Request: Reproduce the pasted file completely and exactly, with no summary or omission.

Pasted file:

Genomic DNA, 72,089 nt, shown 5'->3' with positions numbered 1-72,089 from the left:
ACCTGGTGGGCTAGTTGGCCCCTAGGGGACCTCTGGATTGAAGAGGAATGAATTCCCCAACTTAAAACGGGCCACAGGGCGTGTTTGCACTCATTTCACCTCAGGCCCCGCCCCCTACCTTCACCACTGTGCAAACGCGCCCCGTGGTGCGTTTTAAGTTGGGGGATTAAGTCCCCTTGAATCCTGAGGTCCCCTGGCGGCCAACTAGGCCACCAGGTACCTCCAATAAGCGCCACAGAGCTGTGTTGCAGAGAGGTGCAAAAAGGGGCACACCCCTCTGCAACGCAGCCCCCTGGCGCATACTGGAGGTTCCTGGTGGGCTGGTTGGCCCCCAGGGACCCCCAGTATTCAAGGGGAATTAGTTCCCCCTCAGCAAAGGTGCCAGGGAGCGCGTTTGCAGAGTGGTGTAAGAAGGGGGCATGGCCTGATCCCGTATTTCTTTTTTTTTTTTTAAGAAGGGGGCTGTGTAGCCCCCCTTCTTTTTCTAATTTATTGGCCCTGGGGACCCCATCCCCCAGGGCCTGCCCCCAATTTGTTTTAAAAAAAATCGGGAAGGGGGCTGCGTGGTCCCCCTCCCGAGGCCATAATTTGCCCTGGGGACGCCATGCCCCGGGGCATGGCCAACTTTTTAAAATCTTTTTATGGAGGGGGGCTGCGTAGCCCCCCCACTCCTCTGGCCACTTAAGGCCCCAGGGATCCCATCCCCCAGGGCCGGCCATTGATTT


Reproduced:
Genomic DNA, 72,089 nt, shown 5'->3' with positions numbered 1-72,089 from the left:
ACCTGGTGGGCTAGTTGGCCCCTAGGGGACCTCTGGATTGAAGAGGAATGAATTCCCCAACTTAAAACGGGCCACAGGGCGTGTTTGCACTCATTTCACCTCAGGCCCCGCCCCCTACCTTCACCACTGTGCAAACGCGCCCCGTGGTGCGTTTTAAGTTGGGGGATTAAGTCCCCTTGAATCCTGAGGTCCCCTGGCGGCCAACTAGGCCACCAGGTACCTCCAATAAGCGCCACAGAGCTGTGTTGCAGAGAGGTGCAAAAAGGGGCACACCCCTCTGCAACGCAGCCCCCTGGCGCATACTGGAGGTTCCTGGTGGGCTGGTTGGCCCCCAGGGACCCCCAGTATTCAAGGGGAATTAGTTCCCCCTCAGCAAAGGTGCCAGGGAGCGCGTTTGCAGAGTGGTGTAAGAAGGGGGCATGGCCTGATCCCGTATTTCTTTTTTTTTTTTTAAGAAGGGGGCTGTGTAGCCCCCCTTCTTTTTCTAATTTATTGGCCCTGGGGACCCCATCCCCCAGGGCCTGCCCCCAATTTGTTTTAAAAAAAATCGGGAAGGGGGCTGCGTGGTCCCCCTCCCGAGGCCATAATTTGCCCTGGGGACGCCATGCCCCGGGGCATGGCCAACTTTTTAAAATCTTTTTATGGAGGGGGGCTGCGTAGCCCCCCCACTCCTCTGGCCACTTAAGGCCCCAGGGATCCCATCCCCCAGGGCCGGCCATTGATTT